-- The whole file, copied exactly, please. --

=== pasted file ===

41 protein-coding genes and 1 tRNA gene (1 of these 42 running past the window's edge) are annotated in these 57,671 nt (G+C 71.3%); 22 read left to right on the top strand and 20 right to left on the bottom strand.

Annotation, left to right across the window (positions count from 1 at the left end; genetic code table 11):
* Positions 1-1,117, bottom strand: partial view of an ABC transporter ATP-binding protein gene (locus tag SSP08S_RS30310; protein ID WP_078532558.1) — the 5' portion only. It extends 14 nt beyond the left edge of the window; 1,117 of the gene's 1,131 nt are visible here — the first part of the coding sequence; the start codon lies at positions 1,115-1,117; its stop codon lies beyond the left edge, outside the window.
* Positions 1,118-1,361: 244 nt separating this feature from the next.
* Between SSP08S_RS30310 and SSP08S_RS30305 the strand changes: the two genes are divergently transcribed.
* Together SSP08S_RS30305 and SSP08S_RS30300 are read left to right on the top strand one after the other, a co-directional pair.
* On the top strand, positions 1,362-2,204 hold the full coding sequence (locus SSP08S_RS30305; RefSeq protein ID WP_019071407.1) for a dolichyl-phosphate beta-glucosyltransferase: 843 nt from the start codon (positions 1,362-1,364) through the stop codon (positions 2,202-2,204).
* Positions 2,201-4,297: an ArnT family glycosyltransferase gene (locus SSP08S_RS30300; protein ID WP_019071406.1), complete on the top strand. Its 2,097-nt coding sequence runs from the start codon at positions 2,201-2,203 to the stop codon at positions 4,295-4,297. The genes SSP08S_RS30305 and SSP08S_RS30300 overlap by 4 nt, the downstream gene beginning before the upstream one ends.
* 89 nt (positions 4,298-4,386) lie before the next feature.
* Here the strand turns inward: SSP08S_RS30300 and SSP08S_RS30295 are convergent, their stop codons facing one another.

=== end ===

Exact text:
41 protein-coding genes and 1 tRNA gene (1 of these 42 running past the window's edge) are annotated in these 57,671 nt (G+C 71.3%); 22 read left to right on the top strand and 20 right to left on the bottom strand.

Annotation, left to right across the window (positions count from 1 at the left end; genetic code table 11):
* Positions 1-1,117, bottom strand: partial view of an ABC transporter ATP-binding protein gene (locus tag SSP08S_RS30310; protein ID WP_078532558.1) — the 5' portion only. It extends 14 nt beyond the left edge of the window; 1,117 of the gene's 1,131 nt are visible here — the first part of the coding sequence; the start codon lies at positions 1,115-1,117; its stop codon lies beyond the left edge, outside the window.
* Positions 1,118-1,361: 244 nt separating this feature from the next.
* Between SSP08S_RS30310 and SSP08S_RS30305 the strand changes: the two genes are divergently transcribed.
* Together SSP08S_RS30305 and SSP08S_RS30300 are read left to right on the top strand one after the other, a co-directional pair.
* On the top strand, positions 1,362-2,204 hold the full coding sequence (locus SSP08S_RS30305; RefSeq protein ID WP_019071407.1) for a dolichyl-phosphate beta-glucosyltransferase: 843 nt from the start codon (positions 1,362-1,364) through the stop codon (positions 2,202-2,204).
* Positions 2,201-4,297: an ArnT family glycosyltransferase gene (locus SSP08S_RS30300; protein ID WP_019071406.1), complete on the top strand. Its 2,097-nt coding sequence runs from the start codon at positions 2,201-2,203 to the stop codon at positions 4,295-4,297. The genes SSP08S_RS30305 and SSP08S_RS30300 overlap by 4 nt, the downstream gene beginning before the upstream one ends.
* 89 nt (positions 4,298-4,386) lie before the next feature.
* Here the strand turns inward: SSP08S_RS30300 and SSP08S_RS30295 are convergent, their stop codons facing one another.